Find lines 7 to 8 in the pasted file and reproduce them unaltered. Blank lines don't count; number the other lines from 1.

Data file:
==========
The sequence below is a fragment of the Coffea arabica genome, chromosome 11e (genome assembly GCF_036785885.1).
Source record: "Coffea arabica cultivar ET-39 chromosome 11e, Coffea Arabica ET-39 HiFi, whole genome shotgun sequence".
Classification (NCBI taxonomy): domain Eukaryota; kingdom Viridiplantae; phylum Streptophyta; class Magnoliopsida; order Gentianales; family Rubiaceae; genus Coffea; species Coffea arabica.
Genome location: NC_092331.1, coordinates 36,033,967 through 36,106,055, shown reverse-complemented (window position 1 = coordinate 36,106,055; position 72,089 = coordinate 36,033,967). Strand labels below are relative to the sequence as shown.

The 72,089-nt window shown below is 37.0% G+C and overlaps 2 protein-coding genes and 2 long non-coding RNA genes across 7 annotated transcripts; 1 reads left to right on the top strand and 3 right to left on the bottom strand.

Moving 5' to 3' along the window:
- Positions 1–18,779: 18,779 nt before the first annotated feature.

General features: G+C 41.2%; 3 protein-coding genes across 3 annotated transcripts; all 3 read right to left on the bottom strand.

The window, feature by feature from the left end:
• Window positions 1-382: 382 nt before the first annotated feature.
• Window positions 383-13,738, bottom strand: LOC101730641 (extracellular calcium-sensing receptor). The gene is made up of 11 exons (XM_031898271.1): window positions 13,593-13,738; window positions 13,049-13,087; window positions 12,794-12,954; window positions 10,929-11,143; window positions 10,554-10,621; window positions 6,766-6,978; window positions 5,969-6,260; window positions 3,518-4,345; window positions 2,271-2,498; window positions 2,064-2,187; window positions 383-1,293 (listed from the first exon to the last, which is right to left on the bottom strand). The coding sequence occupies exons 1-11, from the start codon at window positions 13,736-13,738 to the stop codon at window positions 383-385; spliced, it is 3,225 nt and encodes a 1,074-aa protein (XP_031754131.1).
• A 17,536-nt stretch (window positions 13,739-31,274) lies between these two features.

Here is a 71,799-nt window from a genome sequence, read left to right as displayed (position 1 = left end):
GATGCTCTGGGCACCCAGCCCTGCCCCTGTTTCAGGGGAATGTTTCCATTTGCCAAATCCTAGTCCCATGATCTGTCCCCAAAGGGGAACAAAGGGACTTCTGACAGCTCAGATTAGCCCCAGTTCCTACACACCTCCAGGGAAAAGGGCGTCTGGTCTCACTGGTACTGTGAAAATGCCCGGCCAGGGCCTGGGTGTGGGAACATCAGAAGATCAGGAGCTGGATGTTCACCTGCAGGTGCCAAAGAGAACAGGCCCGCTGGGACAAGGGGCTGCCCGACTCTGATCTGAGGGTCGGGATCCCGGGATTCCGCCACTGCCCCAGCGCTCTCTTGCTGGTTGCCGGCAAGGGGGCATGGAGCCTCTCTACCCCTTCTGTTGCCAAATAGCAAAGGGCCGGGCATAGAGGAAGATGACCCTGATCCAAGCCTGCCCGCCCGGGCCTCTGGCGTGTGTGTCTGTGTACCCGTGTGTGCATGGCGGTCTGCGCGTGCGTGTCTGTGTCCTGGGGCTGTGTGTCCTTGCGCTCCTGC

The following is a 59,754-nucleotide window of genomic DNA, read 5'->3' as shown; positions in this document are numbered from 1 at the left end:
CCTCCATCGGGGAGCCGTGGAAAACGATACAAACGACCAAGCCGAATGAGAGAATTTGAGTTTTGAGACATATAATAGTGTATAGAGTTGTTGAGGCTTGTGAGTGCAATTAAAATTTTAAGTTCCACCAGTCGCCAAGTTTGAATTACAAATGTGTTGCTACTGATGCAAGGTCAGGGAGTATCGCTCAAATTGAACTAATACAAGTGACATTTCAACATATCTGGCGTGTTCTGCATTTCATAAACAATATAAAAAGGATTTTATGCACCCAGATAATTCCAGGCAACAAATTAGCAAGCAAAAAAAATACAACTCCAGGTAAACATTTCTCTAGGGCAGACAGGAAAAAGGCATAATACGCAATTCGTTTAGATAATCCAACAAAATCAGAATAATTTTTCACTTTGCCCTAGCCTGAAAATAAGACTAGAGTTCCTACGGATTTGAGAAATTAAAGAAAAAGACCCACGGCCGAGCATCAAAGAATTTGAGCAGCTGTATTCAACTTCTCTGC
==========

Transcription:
- Positions 1–18,779: 18,779 nt before the first annotated feature.

General features: G+C 41.2%; 3 protein-coding genes across 3 annotated transcripts; all 3 read right to left on the bottom strand.